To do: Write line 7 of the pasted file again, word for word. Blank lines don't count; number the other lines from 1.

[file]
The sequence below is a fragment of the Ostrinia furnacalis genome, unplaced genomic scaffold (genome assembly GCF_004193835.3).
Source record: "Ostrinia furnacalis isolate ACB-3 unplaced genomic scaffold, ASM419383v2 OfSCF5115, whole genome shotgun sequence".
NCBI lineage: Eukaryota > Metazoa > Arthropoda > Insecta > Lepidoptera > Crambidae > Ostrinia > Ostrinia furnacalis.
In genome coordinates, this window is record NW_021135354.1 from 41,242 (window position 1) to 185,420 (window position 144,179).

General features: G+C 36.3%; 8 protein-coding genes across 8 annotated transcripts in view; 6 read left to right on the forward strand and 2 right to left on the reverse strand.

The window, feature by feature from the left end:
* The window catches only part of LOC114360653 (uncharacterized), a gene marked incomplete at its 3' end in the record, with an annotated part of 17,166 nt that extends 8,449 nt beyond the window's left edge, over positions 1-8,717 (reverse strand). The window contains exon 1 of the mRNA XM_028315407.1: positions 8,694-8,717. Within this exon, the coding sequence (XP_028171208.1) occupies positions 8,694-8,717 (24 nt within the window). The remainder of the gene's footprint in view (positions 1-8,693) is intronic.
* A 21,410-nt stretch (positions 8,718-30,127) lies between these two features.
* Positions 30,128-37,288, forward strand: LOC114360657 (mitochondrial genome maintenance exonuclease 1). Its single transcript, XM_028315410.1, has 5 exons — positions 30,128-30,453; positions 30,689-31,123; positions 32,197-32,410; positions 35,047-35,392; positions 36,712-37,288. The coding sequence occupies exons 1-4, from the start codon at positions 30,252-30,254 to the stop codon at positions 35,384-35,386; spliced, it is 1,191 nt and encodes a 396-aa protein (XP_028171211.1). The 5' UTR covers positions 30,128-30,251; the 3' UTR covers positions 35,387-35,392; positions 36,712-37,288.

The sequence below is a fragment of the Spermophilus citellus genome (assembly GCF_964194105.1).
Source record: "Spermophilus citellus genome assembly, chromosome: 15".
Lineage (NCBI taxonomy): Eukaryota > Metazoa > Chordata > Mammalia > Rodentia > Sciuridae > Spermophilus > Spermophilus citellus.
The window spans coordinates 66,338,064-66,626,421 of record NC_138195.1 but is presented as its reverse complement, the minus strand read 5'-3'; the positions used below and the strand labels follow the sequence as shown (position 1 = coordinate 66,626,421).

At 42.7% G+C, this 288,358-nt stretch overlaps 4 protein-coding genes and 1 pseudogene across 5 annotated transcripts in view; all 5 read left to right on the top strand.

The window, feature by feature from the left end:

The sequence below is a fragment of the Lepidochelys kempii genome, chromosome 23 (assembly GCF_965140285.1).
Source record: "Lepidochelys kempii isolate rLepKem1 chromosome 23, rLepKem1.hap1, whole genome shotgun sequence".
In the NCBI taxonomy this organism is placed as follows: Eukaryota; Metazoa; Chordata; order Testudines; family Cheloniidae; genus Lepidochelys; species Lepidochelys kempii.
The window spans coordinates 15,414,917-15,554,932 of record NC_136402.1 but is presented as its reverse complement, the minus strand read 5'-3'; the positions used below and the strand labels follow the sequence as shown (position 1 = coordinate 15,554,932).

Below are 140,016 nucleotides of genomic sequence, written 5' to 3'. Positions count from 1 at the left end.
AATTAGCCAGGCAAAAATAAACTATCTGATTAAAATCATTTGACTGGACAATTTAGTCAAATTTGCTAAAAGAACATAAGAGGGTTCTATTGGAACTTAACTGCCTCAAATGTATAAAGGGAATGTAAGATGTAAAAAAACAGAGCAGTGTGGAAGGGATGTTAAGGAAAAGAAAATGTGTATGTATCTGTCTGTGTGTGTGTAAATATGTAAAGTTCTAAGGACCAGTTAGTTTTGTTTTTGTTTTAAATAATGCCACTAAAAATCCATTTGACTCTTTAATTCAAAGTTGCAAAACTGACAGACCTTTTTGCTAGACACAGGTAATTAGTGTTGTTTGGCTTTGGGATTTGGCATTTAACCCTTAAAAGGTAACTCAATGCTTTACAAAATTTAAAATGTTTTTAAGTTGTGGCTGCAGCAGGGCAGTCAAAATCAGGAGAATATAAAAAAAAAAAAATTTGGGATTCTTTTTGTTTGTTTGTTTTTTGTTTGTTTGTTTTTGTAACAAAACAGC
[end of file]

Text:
* The window catches only part of LOC114360653 (uncharacterized), a gene marked incomplete at its 3' end in the record, with an annotated part of 17,166 nt that extends 8,449 nt beyond the window's left edge, over positions 1-8,717 (reverse strand). The window contains exon 1 of the mRNA XM_028315407.1: positions 8,694-8,717. Within this exon, the coding sequence (XP_028171208.1) occupies positions 8,694-8,717 (24 nt within the window). The remainder of the gene's footprint in view (positions 1-8,693) is intronic.